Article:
An information bubble is a confined view that forms in the online environment based on your own online behavior. The filtering of information can create a digital echo chamber, where you’re surrounded by content that reinforces your existing beliefs, leading to a distorted perception of a broader consensus.
These information bubbles are a product of algorithms designed to enhance the user experience by tailoring content based on the information they gather about us. These algorithms go beyond social media platforms, extending their influence on our purchasing decisions, information searches, and even restaurant recommendations through services like TripAdvisor.
With the overwhelming influx of information on the internet, it becomes necessary for users to have some form of pre-selection or prioritization to find relevant information (Kantele 2016). However, the downside is that algorithms, like humans, are susceptible to biases that can result in unfair decision-making (Angwin et al. 2016).
Furthermore, algorithms differ significantly from human decision-making processes (Van Giffen et al., 2022). While humans often consider soft goals and compromises when making decisions, algorithms are focused solely on predetermined objectives (Luca et al. 2016).
Algorithms are simply fulfilling their function
Algorithms strive to serve users to the best of their ability within the confines of their programming. They operate on Boolean logic (Boole 2010). The more we engage with or show interest in certain content, the more of it we’ll see. Our social lives revolve around the boundaries of AND, OR, and NOT.
In my experience, algorithms work most effectively on the video platform TikTok, while the social networking service Facebook receives the lowest rating from me due to its tendency to limit the content I see to around 20 individuals, despite having thousands of contacts.
These echo chambers created by algorithms hinder the free exchange of ideas, impede innovation, and undermine Habermasian communicative rationality, which emphasizes the importance of building consensus through constructive arguments (Habermas 1984). However, it’s important to recognize that algorithms are simply carrying out the tasks we assign to them.
Although the issue has mathematical and technological aspects, I believe it should primarily be approached from a humanistic perspective because people have become heavily reliant on online services that employ algorithms.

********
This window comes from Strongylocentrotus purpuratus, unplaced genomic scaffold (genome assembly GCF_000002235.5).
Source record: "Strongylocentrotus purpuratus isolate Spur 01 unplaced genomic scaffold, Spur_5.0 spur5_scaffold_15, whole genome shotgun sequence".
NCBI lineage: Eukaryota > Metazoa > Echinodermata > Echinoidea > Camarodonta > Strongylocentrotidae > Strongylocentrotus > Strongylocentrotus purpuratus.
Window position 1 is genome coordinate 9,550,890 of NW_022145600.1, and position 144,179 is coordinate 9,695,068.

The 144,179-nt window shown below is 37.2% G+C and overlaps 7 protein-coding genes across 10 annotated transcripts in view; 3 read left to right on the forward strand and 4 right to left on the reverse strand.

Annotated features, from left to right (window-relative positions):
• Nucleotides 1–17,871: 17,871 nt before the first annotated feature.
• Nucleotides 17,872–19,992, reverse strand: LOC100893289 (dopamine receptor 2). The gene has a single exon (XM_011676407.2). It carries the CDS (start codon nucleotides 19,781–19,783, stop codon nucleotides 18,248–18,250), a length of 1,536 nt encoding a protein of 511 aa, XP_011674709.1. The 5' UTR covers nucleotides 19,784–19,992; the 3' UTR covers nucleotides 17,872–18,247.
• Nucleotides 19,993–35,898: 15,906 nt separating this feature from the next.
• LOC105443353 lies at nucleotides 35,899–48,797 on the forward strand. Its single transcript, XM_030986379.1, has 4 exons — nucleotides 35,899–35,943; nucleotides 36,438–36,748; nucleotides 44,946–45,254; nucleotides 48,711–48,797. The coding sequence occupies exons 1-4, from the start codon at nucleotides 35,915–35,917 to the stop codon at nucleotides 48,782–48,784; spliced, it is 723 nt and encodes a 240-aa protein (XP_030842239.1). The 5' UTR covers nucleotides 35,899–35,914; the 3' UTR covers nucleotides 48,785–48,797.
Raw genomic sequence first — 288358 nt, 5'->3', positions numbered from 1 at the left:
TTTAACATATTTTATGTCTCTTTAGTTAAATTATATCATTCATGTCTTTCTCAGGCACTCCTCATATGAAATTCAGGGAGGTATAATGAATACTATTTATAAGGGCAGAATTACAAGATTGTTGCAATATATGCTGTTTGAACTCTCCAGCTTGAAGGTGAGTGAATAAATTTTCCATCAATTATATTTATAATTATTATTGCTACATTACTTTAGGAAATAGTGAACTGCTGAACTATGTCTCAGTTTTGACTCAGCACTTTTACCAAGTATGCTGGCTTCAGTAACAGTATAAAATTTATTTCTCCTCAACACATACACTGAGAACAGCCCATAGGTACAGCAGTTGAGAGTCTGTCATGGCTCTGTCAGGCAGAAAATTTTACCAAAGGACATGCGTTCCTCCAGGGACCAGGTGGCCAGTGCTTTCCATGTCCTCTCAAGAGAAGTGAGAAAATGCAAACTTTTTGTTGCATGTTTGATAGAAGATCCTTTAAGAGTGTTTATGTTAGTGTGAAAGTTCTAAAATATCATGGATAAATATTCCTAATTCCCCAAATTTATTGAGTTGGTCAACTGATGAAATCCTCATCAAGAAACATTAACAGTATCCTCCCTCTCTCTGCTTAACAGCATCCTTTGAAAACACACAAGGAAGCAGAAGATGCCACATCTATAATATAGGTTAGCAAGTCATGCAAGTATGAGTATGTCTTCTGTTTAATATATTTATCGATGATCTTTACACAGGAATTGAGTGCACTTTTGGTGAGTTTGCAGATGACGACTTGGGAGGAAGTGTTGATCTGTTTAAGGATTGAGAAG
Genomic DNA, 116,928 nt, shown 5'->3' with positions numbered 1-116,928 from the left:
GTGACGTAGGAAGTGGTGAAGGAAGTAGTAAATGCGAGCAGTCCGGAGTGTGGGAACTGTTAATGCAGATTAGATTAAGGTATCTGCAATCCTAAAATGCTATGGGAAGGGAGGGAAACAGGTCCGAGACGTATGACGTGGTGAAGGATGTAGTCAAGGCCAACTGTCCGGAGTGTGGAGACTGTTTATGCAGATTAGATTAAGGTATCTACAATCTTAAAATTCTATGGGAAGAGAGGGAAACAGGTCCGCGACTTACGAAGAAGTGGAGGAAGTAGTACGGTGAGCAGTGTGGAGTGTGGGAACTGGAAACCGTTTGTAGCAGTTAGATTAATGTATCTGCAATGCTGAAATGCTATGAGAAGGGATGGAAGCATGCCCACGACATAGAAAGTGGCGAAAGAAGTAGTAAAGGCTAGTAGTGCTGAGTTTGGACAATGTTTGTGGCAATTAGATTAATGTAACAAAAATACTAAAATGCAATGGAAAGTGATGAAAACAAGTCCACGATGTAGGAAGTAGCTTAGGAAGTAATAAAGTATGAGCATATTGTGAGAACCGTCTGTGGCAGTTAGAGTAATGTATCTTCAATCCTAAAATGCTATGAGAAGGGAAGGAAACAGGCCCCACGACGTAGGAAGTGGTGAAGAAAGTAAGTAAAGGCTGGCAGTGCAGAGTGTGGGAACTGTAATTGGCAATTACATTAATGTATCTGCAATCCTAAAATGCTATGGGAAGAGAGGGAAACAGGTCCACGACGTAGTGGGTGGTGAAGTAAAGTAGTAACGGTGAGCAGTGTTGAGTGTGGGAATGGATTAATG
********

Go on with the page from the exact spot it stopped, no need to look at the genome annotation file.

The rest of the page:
Breaking free from the bubble
Even the most mindful individuals can unknowingly find themselves trapped in an information bubble. These bubbles can be professional or ideological in nature. In an interdependent society, no bubble fosters progress. Embracing diversity and interdisciplinary approaches is essential in today’s world.
Distinguishing one phenomenon from another is increasingly challenging, necessitating the examination of interdependencies between different phenomena using multidisciplinary methods and perspectives (Laine 2015). Achieving this requires engaging with people outside of your bubble.
Bursting your bubble doesn’t require much effort. Start exploring topics within your networks that you wouldn’t typically follow. On Facebook, manually search for friends who may have remained outside the algorithms’ reach and engage with their updates. On Twitter, actively participate in discussions initiated by leading astrophysicists or experts in their fields.
While algorithms will eventually adapt, the power of choice ultimately resides with us. By consciously seeking out diverse perspectives and breaking free from our information bubbles, we can broaden our understanding of the world and promote a more inclusive and well-rounded discourse.
Angwin, J., Larson, J., Mattu, S. & Kirchner, L. 2016. Machine bias: There’s software used across the country to predict future criminals. And it’s biased against blacks. ProPublicassa 23.5.2016. New York.
Boole, G. 2010. The Mathematical Analysis of Logic: Being an Essay Towards a Calculus of Deductive Reasoning (1847). Kessinger Publishing. Whitefish.
Habermas, J. 1984. Theory of communicative action volume one. Beacon press. Boston.
Kantele, T. 2016. Näin sinua ohjataan Facebookissa ja internetissä. Yle News 19.12.2016. Helsinki.
Van Giffen, B., Herhausen, D. & Fahse, T. 2022. Overcoming the pitfalls and perils of algorithms: A classification of machine learning biases and mitigation methods. Journal of Business Research, 144, p. 93-106. Elsevier. Amsterdam.
Laine, P. 2015. Sitran trendit: Keskinäisriippuvuus lisääntyy. Sitra 28.4.2015. Helsinki.